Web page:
What an honour to have been a guest speaker at the First Panhellenic Mythicist Conference, held in May 2016!
This was a well-organised conference held in the prestigious Athens Cultural Centre, with a dozen excellent speakers from diverse academic and research backgrounds and speaking on a wide range of mythicist topics. The Greeks are justifiably proud of their cultural heritage of myth, one of their many gifts to civilisation, and not lost even if obscured by centuries of religious Orthodoxy. Greek Mythicists are far from being stridently anti-Christian but the contribution they are able to make in exposing the falsification of the tales of Jesus from the myths of ancient Greece is without equal. A Jewish corpse Jesus may be but he is a corpse clothed in the myths of ancient Greece.
by Kenneth Humphreys, jesusneverexisted.com
A public transport strike did not deter a good attendance at the conference, and the audience remained engaged for eight long hours of detailed and informed erudition. I had the services of two excellent translators. The presentations began with a consideration of ubiquitous solar myths and symbolism (profs. Stephanos Paipetis, Radamanthys Anastasakis) and the shift from the collective discovery of knowledge to the restrictive “prophetic revelation” and symbolic hero-types typical of religion. It moved through a closer consideration of the myths of Genesis and female subordination (Harita Meenee) to the emergence of the “divine mother and child” archetype (Stratos Theodosiou) and the later development of a “virgin assumed into heaven” (George Ioannidis). Discussion moved on to the subsuming of myth into the faux historicity of Christianity (Christos Panopoulos). Pre-Christian religion was shown to have profoundly influenced Christian rituals, in dance, music and voice (Ioannis Mpousiou). Antecedents to the cross were identified in Orphic archetypes (Evrinomi Gavra). Doubts as to the historicity of Jesus were expressed very early by Neoplatonists (George Gousgounis). In my own talk, I presented the worldwide dimension to Jesus mythicism and a broad-brush introduction to mythicist arguments – expertly rendered into Greek by Marietta Simegiatou.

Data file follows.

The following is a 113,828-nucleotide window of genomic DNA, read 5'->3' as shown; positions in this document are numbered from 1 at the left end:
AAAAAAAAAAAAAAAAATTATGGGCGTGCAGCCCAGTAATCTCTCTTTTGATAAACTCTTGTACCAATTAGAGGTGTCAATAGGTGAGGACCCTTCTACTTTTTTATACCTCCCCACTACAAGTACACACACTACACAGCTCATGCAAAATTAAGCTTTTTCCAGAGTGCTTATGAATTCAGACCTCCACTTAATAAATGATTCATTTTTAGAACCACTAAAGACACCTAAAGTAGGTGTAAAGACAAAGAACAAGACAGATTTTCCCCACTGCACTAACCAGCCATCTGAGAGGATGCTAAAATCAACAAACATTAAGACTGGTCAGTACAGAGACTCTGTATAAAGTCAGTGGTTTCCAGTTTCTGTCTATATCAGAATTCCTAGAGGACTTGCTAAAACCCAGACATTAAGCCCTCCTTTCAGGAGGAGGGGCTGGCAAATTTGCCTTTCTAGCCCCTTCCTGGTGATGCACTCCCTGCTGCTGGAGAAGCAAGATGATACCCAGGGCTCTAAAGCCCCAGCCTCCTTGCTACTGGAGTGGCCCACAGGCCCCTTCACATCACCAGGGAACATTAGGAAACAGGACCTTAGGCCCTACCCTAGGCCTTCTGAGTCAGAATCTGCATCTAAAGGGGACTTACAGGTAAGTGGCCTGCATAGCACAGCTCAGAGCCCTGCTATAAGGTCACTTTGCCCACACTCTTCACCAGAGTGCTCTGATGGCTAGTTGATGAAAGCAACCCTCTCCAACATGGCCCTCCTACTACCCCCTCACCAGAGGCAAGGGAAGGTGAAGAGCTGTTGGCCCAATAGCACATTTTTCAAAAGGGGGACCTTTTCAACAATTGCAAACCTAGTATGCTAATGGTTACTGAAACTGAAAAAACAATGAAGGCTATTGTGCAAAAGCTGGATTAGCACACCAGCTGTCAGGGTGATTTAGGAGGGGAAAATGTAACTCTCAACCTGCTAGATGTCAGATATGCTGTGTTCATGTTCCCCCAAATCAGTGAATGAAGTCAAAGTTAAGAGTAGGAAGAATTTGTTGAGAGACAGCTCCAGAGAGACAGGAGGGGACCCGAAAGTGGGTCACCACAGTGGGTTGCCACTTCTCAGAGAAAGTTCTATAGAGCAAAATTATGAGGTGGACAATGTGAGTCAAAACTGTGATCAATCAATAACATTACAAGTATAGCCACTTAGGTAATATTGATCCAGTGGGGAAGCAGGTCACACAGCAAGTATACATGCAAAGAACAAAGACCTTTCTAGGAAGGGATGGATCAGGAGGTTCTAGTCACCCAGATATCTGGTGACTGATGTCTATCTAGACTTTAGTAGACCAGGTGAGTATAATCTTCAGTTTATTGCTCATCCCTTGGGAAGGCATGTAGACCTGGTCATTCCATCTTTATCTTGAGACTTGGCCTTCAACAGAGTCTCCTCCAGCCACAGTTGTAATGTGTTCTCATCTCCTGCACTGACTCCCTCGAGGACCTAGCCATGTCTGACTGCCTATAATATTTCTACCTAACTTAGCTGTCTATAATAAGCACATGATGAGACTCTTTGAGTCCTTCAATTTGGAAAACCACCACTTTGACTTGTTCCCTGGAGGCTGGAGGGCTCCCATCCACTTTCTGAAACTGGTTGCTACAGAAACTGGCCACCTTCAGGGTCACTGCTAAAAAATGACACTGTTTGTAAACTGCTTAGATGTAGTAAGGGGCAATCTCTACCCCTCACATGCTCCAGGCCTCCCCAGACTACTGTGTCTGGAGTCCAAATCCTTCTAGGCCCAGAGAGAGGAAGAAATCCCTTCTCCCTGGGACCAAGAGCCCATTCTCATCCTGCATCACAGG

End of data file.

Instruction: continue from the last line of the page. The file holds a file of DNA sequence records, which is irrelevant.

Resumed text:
Interludes were provided by short videos of encouragement from notable mythicists (Mythicists Milwaukee, Raphael Lataster, David Fitzgerald, Richard Carrier) and an interesting talk on fire walking (George Lekakis-Eleni Koulizaki). “Q and A” had a curious Greek twist. Apparently in Greek tradition members of the audience are allowed to make their own statements or “interventions”. No actual question is necessary. In the “less democratic” English tradition such indulgences are frowned upon!
Minas Papageorgiou, is author of Jesus Mythicism: An Introduction, a compilation from mythicist writers, which has helped fellow Greeks perceive the essentially artificial character of Jesus. Minas is to be commended for his drive and energy in making the Jesus and Myth Conference a reality and such a great success. We shall certainly be hearing more of this talented young mythicist.
Footnote: This visit to Athens allowed me to stand on a knobbly rock outcrop below the Acropolis named the Areopagus. Why is this of any interest? Because this rock was supposedly another venue on the dubious itinerary of the peripatetic and fabricated Saint Paul! Not a chance!